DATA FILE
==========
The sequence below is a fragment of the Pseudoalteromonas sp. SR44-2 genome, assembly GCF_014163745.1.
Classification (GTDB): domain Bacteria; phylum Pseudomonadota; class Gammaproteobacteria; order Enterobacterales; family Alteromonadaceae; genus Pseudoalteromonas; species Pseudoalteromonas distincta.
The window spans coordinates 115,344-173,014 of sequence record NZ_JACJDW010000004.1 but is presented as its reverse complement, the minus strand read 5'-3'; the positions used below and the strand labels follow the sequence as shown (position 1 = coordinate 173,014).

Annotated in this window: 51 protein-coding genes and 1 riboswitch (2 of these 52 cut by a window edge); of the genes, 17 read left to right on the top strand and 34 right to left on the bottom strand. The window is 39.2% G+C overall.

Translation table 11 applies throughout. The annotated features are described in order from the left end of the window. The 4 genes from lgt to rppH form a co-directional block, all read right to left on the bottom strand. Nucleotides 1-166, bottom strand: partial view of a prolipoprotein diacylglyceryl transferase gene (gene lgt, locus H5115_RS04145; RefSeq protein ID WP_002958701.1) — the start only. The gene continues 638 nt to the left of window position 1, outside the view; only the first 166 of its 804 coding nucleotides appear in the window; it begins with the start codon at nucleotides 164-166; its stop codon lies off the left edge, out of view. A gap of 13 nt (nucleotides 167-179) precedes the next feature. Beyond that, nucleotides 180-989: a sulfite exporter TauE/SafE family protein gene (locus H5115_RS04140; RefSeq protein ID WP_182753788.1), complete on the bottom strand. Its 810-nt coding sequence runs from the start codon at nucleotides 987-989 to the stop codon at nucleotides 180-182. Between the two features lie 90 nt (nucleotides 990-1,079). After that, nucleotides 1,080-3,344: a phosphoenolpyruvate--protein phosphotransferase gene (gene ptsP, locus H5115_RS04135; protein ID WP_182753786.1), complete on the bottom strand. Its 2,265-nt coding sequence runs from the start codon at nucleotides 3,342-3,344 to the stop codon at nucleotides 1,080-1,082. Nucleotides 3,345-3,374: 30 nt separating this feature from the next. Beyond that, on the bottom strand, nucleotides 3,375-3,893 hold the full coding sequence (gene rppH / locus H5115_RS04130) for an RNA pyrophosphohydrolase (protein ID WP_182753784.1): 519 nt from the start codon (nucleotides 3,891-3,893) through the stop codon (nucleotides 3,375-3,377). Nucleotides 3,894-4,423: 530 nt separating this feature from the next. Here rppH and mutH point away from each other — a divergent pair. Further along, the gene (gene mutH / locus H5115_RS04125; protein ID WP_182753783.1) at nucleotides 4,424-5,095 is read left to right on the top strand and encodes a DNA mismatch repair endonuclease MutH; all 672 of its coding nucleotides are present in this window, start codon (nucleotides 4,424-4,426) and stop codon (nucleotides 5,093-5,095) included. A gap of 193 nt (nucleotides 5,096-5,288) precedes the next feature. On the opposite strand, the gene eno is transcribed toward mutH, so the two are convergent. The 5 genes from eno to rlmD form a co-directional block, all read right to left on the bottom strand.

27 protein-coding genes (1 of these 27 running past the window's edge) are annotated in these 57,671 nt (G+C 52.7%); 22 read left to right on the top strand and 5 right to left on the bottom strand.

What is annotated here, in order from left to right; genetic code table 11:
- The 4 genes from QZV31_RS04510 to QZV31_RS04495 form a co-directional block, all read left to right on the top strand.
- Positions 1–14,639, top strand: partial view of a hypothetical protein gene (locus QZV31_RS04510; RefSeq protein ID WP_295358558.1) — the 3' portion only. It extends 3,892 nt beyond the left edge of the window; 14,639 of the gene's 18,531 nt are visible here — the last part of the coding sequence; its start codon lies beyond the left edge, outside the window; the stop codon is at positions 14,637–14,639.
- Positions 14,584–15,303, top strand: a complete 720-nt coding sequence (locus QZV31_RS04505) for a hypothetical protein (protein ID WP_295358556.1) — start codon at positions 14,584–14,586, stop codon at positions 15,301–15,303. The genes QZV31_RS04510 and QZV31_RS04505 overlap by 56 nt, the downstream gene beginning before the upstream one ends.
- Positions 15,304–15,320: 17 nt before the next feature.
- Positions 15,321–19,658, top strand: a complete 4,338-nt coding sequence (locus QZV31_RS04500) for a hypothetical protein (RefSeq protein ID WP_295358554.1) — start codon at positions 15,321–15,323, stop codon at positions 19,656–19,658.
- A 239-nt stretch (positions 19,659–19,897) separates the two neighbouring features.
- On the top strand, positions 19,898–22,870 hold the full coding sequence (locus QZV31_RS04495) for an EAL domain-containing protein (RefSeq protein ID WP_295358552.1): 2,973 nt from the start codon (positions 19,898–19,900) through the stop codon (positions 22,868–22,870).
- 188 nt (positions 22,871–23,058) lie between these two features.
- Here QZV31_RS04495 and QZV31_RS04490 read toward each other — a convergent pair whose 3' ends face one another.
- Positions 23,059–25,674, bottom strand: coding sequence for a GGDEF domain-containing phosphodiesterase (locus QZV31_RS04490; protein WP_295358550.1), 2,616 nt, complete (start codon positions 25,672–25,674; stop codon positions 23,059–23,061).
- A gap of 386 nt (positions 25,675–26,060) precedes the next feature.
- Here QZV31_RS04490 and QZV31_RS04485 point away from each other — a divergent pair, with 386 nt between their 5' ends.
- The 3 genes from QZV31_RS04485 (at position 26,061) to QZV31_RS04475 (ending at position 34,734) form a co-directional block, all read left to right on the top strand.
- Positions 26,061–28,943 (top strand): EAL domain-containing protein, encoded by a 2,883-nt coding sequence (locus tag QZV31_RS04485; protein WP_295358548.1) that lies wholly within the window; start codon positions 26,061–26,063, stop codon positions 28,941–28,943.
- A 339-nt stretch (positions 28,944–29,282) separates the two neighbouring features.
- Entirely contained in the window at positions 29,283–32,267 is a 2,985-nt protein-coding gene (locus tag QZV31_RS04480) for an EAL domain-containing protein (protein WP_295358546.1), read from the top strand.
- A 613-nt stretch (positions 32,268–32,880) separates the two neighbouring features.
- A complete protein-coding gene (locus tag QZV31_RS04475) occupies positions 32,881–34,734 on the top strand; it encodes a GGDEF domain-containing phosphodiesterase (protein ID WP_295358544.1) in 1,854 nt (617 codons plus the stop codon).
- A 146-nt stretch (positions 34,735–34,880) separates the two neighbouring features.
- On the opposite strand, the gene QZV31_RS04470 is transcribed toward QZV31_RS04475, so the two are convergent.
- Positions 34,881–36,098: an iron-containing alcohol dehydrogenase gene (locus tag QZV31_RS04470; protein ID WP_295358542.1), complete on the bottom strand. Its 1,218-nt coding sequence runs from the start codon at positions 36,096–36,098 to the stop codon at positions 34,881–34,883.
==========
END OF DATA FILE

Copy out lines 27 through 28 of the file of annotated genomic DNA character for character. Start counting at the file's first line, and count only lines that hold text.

- On the opposite strand, the gene QZV31_RS04470 is transcribed toward QZV31_RS04475, so the two are convergent.
- Positions 34,881–36,098: an iron-containing alcohol dehydrogenase gene (locus tag QZV31_RS04470; protein ID WP_295358542.1), complete on the bottom strand. Its 1,218-nt coding sequence runs from the start codon at positions 36,096–36,098 to the stop codon at positions 34,881–34,883.